Dude. We love torture and wish we could crush the testicles of small children personally, but our dirty hippie neighbors won't watch our houses for us when we go on vacation if we do. Prof. Yoo is our man!

They could say:

Oh man. Firing him would be a huge hassle. You don't know. Besides tenure, there are a million contract issues and the press would be unbelievable. From the inside, on a daily basis, he does a decent job teaching and is reasonably socialized and by now I'm pretty good at walking past him in the halls and shutting out the idea of repeatedly drowning innocent men. Besides, those men didn't look like me.

They could say:

It is too bad that we can't follow the train of causality between Yoo's memo and establishing a novel torture regime in the United States. These things are so complicated and all he did was write a memo. If only there were some discipline, some field that deals with responsibility for crimes, how to weigh those and what the penalties should be. But since there isn't, we don't know what to do. I guess we'll just do nothing!

They could say:

Thinking about this makes me aware that everything we teach about the rule of law is a blatant lie. Thinking about how I violate my personal standards for decency every day that I work with John Yoo makes my head hurt. So I'm not going to think about it. Hasn't the asparagus been tasty recently? I grilled it last night! Delicious.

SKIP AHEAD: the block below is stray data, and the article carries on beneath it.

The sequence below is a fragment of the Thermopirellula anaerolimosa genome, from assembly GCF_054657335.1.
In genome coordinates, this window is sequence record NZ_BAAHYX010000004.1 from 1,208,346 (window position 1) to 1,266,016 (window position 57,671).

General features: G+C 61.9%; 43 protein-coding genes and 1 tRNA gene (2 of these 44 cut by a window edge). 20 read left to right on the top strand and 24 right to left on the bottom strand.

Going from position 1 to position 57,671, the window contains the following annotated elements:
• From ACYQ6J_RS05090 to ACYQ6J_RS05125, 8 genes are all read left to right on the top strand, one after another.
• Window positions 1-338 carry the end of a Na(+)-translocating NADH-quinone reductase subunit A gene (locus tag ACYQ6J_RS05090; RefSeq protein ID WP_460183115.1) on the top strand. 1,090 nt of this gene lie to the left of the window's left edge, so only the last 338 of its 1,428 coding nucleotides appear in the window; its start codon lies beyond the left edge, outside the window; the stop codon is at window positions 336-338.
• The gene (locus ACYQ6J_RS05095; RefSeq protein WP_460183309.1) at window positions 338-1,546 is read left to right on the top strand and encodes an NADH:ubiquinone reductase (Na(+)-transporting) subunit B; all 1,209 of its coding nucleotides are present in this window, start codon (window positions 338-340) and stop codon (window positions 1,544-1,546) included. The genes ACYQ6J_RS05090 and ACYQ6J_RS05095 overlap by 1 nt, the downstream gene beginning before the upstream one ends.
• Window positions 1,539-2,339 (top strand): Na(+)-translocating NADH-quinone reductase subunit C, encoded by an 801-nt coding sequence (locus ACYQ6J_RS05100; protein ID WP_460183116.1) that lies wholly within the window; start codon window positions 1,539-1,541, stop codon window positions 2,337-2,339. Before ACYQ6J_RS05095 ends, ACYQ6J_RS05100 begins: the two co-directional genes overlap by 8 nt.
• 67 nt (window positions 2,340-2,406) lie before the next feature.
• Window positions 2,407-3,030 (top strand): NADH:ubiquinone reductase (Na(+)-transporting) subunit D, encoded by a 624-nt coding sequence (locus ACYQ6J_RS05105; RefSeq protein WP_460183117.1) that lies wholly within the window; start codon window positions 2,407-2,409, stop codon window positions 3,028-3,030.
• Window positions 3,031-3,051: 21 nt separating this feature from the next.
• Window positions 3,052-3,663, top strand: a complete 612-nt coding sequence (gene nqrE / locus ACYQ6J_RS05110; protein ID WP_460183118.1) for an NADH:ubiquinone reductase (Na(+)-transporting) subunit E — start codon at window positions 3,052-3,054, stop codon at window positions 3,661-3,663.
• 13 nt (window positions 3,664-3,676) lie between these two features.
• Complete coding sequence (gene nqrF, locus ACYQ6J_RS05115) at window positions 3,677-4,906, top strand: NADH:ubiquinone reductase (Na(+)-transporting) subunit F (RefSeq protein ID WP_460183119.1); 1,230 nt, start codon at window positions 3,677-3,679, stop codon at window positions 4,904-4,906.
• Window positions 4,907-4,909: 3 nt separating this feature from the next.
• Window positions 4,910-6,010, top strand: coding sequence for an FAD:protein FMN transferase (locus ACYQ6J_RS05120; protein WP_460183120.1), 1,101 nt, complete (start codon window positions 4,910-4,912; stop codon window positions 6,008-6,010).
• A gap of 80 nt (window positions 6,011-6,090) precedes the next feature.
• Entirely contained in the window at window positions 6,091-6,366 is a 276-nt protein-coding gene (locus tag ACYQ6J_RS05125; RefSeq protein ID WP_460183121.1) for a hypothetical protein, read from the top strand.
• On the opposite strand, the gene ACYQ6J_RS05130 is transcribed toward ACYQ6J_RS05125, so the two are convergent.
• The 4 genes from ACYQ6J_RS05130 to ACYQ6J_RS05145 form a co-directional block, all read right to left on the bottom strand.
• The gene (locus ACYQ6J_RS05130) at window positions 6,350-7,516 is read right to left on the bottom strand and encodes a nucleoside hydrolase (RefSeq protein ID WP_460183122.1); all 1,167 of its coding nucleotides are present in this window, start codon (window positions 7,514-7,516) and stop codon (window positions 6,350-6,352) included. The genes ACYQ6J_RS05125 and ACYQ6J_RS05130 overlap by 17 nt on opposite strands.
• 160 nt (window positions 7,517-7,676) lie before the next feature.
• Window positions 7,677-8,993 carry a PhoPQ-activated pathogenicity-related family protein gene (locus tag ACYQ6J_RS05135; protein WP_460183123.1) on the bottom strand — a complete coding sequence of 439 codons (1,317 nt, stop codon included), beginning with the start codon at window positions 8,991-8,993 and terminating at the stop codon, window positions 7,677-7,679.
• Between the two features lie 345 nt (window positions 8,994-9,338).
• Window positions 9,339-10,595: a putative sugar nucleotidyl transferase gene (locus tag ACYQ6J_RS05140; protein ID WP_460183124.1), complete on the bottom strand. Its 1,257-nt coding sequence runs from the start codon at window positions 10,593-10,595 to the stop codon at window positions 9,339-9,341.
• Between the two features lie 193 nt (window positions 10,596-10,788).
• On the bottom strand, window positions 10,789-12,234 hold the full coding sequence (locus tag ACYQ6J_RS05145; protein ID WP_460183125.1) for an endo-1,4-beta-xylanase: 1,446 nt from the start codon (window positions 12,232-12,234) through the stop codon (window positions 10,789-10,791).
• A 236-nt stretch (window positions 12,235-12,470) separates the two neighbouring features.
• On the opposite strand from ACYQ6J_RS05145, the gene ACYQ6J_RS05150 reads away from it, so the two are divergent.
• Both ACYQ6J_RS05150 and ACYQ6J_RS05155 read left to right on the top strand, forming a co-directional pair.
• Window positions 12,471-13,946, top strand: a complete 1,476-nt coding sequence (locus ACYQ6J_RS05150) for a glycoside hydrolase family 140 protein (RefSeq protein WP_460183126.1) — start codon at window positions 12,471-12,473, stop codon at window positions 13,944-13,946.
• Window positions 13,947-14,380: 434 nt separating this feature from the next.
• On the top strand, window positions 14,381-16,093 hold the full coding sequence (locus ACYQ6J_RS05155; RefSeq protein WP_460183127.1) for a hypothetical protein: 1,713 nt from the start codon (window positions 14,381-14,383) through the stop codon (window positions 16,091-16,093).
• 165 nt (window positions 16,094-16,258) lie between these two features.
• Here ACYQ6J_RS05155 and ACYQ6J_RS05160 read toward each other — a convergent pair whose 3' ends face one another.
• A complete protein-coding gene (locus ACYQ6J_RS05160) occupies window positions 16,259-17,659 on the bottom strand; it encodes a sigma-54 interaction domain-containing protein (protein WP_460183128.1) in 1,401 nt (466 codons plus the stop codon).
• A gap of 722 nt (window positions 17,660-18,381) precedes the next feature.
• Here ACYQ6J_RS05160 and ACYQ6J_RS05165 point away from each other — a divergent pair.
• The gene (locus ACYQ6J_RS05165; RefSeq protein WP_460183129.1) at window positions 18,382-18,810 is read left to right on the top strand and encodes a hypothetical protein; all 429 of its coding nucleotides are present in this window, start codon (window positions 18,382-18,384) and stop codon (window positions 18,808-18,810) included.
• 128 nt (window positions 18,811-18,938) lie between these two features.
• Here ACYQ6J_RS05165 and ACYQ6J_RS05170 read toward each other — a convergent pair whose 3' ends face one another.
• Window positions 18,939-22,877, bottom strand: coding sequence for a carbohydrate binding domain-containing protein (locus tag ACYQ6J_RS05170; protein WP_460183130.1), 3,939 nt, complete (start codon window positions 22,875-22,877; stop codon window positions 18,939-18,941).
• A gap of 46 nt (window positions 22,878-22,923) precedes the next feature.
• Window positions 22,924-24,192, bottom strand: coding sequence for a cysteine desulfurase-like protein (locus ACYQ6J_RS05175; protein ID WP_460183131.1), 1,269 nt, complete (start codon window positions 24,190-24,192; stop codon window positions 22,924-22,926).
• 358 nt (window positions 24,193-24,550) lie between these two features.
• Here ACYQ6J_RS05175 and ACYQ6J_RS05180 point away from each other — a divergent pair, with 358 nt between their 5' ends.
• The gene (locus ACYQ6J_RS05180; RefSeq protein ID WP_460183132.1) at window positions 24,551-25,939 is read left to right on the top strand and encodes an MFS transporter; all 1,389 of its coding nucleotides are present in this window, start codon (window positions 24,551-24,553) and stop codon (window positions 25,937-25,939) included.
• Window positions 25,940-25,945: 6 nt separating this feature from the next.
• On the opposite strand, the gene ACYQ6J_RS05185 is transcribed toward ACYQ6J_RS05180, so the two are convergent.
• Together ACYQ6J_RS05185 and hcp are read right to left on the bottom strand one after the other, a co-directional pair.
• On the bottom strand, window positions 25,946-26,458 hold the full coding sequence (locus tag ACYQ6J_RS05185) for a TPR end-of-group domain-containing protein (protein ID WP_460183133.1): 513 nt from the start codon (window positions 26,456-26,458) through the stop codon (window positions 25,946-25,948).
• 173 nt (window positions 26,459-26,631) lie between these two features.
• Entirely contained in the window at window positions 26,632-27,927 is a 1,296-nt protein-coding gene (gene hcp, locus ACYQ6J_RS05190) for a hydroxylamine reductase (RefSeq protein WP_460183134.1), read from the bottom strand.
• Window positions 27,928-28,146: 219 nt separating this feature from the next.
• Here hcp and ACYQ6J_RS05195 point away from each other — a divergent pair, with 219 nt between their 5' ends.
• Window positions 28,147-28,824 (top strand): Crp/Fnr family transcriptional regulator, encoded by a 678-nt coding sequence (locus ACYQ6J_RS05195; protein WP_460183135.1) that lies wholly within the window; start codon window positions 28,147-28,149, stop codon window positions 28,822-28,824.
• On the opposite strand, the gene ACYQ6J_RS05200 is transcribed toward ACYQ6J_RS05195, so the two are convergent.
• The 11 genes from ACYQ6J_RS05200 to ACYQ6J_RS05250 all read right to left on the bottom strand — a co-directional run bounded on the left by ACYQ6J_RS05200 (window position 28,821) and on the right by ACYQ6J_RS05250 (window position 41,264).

They could say:

You know what is important to me? Technicalities and protecting the privileged. I love an abstract idea about scholarship way more than I care about torturing brown people. I don't even have to watch the torturing, so it practically doesn't exist! Now see, I can talk how tenure works and if I think about it long enough, it totally balances out practically non-existant things.

They could say:

Yes. Integrity matters to us and so does the concept of consequences. We are not a body that punishes, but we do not have to have a man who enabled our country to descend into torture among us. Praise the day when he is brought before a war tribunal, but until then, we will not tolerate him in an institution dedicated to the principle of law.

They have to say something, though. Dodging the question is unacceptable for a public university. I would respect any of the statements above more than I respect pretending that it isn't a problem.